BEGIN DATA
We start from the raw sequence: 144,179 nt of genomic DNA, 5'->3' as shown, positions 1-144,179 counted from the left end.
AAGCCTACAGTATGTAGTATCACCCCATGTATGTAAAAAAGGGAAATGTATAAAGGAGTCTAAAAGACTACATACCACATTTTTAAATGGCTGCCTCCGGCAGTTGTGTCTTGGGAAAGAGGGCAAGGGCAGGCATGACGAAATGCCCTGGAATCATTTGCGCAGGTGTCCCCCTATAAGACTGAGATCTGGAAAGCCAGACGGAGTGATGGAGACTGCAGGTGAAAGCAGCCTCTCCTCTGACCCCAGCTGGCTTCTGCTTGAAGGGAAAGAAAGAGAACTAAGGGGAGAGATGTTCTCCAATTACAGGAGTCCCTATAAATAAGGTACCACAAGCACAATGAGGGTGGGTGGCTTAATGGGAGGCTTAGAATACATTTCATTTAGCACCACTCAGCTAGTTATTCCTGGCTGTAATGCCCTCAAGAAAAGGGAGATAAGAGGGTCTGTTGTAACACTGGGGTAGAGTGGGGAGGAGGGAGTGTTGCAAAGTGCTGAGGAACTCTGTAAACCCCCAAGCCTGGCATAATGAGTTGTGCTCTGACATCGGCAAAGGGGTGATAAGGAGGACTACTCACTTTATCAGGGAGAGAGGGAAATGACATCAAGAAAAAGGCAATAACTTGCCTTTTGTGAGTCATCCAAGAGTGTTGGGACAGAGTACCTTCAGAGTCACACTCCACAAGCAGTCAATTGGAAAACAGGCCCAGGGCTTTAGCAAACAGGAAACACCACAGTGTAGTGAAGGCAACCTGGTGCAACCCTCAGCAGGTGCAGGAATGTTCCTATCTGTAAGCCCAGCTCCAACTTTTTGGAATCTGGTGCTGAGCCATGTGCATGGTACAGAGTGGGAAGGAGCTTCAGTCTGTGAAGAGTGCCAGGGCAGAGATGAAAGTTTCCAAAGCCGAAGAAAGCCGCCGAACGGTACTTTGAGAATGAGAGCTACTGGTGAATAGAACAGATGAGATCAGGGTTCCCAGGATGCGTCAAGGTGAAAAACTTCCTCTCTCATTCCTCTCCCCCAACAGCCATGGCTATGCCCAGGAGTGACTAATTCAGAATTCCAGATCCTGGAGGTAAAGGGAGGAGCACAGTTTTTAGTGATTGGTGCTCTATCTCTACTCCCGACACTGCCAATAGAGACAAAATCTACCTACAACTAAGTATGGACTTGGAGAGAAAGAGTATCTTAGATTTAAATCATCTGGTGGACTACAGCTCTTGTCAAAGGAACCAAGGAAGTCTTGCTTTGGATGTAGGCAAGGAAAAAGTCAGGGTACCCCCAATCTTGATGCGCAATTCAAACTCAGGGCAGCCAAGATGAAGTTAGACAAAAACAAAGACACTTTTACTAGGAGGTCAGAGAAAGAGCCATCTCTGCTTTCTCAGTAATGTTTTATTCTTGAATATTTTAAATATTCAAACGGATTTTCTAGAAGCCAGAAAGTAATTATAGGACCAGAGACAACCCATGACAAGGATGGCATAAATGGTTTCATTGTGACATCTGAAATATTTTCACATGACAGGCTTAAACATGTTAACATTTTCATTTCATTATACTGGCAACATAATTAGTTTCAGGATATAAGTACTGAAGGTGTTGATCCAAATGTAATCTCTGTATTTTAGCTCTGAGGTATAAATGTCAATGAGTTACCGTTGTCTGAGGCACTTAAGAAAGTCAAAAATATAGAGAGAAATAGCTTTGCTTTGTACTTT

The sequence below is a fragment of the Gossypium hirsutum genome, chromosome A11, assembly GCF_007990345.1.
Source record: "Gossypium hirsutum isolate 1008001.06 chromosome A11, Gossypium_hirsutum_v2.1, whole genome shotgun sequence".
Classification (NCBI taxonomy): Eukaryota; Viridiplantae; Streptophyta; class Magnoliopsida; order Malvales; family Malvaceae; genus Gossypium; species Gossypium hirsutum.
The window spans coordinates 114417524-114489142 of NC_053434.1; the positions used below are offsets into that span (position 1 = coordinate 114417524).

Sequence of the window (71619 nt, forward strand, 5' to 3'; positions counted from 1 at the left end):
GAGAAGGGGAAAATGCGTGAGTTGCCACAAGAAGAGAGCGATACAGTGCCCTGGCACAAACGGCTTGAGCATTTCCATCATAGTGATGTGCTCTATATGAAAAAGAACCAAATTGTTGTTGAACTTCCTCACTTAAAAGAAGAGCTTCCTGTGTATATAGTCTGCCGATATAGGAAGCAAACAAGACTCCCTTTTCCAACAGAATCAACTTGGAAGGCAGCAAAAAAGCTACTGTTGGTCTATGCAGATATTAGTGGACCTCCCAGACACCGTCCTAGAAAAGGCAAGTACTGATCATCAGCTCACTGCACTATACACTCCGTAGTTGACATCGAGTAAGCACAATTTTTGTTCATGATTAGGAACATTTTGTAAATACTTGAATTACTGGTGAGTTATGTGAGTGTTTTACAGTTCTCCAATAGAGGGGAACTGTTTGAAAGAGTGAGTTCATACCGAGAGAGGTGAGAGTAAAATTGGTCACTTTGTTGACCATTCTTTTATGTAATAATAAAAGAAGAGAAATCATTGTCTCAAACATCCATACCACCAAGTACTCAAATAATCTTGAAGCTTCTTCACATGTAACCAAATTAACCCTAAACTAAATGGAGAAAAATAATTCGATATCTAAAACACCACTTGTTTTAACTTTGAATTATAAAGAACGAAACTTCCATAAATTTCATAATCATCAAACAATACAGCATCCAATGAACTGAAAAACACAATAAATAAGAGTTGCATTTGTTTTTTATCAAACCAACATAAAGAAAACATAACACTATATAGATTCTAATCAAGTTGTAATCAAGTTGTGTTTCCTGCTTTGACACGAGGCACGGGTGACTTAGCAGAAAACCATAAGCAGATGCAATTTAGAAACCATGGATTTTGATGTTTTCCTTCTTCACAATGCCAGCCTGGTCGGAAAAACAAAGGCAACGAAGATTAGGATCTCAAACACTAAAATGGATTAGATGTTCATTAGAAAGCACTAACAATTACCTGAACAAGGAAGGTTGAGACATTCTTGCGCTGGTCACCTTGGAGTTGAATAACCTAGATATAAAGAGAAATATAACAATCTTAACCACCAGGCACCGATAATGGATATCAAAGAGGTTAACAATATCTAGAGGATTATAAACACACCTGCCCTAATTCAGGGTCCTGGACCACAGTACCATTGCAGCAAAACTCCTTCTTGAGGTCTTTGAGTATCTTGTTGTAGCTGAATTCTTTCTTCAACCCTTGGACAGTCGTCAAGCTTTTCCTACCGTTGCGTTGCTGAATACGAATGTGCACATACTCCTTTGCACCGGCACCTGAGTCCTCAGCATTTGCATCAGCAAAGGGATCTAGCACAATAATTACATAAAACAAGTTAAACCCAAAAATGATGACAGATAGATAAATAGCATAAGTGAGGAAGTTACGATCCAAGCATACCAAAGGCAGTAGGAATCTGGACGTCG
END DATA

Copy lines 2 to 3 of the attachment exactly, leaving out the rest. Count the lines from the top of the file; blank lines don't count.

AAGCCTACAGTATGTAGTATCACCCCATGTATGTAAAAAAGGGAAATGTATAAAGGAGTCTAAAAGACTACATACCACATTTTTAAATGGCTGCCTCCGGCAGTTGTGTCTTGGGAAAGAGGGCAAGGGCAGGCATGACGAAATGCCCTGGAATCATTTGCGCAGGTGTCCCCCTATAAGACTGAGATCTGGAAAGCCAGACGGAGTGATGGAGACTGCAGGTGAAAGCAGCCTCTCCTCTGACCCCAGCTGGCTTCTGCTTGAAGGGAAAGAAAGAGAACTAAGGGGAGAGATGTTCTCCAATTACAGGAGTCCCTATAAATAAGGTACCACAAGCACAATGAGGGTGGGTGGCTTAATGGGAGGCTTAGAATACATTTCATTTAGCACCACTCAGCTAGTTATTCCTGGCTGTAATGCCCTCAAGAAAAGGGAGATAAGAGGGTCTGTTGTAACACTGGGGTAGAGTGGGGAGGAGGGAGTGTTGCAAAGTGCTGAGGAACTCTGTAAACCCCCAAGCCTGGCATAATGAGTTGTGCTCTGACATCGGCAAAGGGGTGATAAGGAGGACTACTCACTTTATCAGGGAGAGAGGGAAATGACATCAAGAAAAAGGCAATAACTTGCCTTTTGTGAGTCATCCAAGAGTGTTGGGACAGAGTACCTTCAGAGTCACACTCCACAAGCAGTCAATTGGAAAACAGGCCCAGGGCTTTAGCAAACAGGAAACACCACAGTGTAGTGAAGGCAACCTGGTGCAACCCTCAGCAGGTGCAGGAATGTTCCTATCTGTAAGCCCAGCTCCAACTTTTTGGAATCTGGTGCTGAGCCATGTGCATGGTACAGAGTGGGAAGGAGCTTCAGTCTGTGAAGAGTGCCAGGGCAGAGATGAAAGTTTCCAAAGCCGAAGAAAGCCGCCGAACGGTACTTTGAGAATGAGAGCTACTGGTGAATAGAACAGATGAGATCAGGGTTCCCAGGATGCGTCAAGGTGAAAAACTTCCTCTCTCATTCCTCTCCCCCAACAGCCATGGCTATGCCCAGGAGTGACTAATTCAGAATTCCAGATCCTGGAGGTAAAGGGAGGAGCACAGTTTTTAGTGATTGGTGCTCTATCTCTACTCCCGACACTGCCAATAGAGACAAAATCTACCTACAACTAAGTATGGACTTGGAGAGAAAGAGTATCTTAGATTTAAATCATCTGGTGGACTACAGCTCTTGTCAAAGGAACCAAGGAAGTCTTGCTTTGGATGTAGGCAAGGAAAAAGTCAGGGTACCCCCAATCTTGATGCGCAATTCAAACTCAGGGCAGCCAAGATGAAGTTAGACAAAAACAAAGACACTTTTACTAGGAGGTCAGAGAAAGAGCCATCTCTGCTTTCTCAGTAATGTTTTATTCTTGAATATTTTAAATATTCAAACGGATTTTCTAGAAGCCAGAAAGTAATTATAGGACCAGAGACAACCCATGACAAGGATGGCATAAATGGTTTCATTGTGACATCTGAAATATTTTCACATGACAGGCTTAAACATGTTAACATTTTCATTTCATTATACTGGCAACATAATTAGTTTCAGGATATAAGTACTGAAGGTGTTGATCCAAATGTAATCTCTGTATTTTAGCTCTGAGGTATAAATGTCAATGAGTTACCGTTGTCTGAGGCACTTAAGAAAGTCAAAAATATAGAGAGAAATAGCTTTGCTTTGTACTTT

The sequence below is a fragment of the Gossypium hirsutum genome, chromosome A11, assembly GCF_007990345.1.